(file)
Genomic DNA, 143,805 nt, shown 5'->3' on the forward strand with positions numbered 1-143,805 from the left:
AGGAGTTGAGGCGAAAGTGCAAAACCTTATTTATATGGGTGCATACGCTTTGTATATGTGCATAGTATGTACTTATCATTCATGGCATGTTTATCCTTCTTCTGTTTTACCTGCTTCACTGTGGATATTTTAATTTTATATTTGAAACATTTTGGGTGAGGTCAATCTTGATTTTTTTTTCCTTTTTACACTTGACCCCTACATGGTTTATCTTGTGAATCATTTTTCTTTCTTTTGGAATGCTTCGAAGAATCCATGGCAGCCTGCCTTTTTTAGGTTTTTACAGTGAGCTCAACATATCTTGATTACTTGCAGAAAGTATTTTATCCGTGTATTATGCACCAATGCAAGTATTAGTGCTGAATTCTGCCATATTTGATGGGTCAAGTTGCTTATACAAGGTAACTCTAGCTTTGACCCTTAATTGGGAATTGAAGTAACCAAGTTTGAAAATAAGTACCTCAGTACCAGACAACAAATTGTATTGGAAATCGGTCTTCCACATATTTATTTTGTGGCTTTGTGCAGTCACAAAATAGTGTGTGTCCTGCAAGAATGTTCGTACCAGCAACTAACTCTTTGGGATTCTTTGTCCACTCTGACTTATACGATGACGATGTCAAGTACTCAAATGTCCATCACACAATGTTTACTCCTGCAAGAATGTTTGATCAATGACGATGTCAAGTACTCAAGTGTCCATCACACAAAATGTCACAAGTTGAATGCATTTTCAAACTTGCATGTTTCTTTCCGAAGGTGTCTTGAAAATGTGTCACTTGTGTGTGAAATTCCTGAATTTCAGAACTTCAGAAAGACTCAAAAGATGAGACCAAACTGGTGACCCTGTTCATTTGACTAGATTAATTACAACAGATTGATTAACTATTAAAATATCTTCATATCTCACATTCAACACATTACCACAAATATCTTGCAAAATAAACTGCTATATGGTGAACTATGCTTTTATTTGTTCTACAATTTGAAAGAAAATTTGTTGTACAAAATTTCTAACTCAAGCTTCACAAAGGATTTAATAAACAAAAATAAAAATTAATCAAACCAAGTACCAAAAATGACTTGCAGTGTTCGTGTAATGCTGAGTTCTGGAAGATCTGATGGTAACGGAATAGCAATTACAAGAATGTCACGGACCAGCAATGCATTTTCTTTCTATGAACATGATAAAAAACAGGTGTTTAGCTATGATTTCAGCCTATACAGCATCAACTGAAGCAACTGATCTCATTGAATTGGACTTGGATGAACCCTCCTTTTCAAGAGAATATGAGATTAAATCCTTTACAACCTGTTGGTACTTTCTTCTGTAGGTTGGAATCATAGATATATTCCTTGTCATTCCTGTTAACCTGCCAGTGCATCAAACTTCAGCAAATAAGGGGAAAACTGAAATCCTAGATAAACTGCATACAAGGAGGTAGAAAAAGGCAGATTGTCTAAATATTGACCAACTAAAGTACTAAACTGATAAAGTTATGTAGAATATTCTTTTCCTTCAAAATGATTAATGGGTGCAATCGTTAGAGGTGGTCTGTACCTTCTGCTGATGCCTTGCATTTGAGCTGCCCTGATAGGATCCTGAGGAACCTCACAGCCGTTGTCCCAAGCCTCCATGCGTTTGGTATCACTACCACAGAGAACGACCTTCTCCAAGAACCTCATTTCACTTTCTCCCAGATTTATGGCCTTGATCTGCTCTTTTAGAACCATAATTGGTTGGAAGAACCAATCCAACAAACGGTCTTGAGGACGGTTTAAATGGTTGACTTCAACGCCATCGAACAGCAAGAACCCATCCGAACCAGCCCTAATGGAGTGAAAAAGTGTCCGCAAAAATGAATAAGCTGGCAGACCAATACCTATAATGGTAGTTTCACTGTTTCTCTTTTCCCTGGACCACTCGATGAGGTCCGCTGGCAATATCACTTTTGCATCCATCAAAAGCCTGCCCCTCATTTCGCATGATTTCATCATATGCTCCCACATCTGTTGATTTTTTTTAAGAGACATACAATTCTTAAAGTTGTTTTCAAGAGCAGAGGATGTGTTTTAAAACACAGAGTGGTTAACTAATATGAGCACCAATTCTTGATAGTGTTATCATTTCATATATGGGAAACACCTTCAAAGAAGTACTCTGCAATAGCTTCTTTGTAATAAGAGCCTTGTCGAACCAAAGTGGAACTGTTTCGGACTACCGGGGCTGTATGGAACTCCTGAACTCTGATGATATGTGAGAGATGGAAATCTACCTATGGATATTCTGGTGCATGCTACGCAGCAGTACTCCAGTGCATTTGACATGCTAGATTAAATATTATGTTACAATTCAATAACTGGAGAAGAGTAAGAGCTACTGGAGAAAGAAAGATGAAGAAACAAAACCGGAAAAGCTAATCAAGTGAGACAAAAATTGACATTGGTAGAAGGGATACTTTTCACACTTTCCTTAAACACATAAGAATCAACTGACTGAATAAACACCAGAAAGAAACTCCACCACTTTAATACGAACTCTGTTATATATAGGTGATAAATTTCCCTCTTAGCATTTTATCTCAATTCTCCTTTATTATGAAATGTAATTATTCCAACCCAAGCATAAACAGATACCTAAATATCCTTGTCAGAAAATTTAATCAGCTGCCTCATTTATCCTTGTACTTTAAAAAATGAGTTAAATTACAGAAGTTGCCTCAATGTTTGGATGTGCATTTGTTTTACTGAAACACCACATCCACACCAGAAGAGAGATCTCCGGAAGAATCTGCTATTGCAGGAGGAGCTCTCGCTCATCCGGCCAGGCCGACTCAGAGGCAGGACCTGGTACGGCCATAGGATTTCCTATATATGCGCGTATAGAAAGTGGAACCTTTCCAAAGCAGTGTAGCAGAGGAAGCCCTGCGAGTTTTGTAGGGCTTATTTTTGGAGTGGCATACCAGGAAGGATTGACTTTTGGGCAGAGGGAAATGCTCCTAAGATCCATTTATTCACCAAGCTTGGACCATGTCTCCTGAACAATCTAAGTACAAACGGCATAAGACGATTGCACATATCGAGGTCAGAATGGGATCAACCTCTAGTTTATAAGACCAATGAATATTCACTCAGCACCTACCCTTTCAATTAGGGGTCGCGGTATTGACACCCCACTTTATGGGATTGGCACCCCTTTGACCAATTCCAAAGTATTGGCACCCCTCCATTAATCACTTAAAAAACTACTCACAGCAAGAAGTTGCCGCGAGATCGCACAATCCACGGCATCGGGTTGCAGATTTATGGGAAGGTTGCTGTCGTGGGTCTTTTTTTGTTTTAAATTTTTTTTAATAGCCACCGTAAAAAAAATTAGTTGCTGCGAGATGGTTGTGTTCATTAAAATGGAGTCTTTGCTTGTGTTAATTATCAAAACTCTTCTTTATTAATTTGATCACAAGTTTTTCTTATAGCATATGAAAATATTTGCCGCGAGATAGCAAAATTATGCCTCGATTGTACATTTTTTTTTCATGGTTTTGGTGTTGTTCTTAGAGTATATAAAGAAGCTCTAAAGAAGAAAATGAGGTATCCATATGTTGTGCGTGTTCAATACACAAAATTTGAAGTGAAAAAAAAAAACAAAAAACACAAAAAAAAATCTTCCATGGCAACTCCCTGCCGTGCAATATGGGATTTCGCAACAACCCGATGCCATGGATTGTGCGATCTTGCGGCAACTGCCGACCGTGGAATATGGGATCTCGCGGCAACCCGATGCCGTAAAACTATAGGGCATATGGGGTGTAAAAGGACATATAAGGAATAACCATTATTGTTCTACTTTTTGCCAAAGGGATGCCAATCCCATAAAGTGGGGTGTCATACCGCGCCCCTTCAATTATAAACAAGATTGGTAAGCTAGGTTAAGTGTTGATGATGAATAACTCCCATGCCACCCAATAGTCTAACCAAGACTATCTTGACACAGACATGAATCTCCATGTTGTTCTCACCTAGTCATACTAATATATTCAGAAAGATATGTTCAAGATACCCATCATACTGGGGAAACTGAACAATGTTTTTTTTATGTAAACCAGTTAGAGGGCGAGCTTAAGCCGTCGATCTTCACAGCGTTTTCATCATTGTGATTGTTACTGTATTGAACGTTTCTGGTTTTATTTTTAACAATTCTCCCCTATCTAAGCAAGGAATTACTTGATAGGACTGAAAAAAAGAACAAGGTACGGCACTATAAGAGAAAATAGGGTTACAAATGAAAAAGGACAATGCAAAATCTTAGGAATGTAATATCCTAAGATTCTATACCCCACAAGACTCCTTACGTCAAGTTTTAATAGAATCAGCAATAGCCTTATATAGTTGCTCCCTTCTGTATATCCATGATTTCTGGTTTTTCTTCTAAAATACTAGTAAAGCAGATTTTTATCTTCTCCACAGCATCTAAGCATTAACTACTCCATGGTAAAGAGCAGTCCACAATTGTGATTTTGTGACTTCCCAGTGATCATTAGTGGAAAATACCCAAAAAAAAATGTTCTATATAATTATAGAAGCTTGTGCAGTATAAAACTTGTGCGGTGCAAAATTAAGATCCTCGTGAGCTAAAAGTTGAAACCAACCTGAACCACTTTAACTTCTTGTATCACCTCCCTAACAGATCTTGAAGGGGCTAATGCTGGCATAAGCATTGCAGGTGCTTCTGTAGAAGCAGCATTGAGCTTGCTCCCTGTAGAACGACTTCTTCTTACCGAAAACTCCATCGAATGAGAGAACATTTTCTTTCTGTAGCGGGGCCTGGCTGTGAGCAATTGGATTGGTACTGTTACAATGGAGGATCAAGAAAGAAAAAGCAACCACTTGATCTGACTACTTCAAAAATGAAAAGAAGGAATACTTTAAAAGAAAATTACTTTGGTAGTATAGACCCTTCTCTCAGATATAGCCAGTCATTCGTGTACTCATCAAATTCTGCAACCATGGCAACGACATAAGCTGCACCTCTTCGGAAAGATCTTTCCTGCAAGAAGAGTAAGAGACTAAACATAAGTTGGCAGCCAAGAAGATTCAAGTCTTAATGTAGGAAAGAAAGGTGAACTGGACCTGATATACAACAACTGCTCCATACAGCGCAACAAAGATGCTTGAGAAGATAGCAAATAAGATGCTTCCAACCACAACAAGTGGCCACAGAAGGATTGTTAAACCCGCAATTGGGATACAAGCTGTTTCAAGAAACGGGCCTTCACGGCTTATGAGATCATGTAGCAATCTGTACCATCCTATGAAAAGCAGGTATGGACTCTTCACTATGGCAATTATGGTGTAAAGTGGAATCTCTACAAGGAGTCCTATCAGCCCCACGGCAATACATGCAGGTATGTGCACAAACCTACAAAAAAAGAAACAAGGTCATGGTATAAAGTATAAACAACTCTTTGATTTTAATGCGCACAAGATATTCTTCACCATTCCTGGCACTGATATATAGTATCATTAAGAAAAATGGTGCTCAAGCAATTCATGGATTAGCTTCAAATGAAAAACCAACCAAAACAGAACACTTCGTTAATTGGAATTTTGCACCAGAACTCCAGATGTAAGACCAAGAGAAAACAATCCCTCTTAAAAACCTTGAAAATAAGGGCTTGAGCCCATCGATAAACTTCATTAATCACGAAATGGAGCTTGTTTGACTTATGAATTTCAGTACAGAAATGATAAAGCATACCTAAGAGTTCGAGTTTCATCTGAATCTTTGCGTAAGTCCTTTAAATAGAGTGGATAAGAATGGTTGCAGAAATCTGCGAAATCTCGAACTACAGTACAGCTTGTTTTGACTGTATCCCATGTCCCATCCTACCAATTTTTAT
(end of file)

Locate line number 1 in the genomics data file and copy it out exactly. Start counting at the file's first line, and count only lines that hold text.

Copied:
Genomic DNA, 143,805 nt, shown 5'->3' on the forward strand with positions numbered 1-143,805 from the left: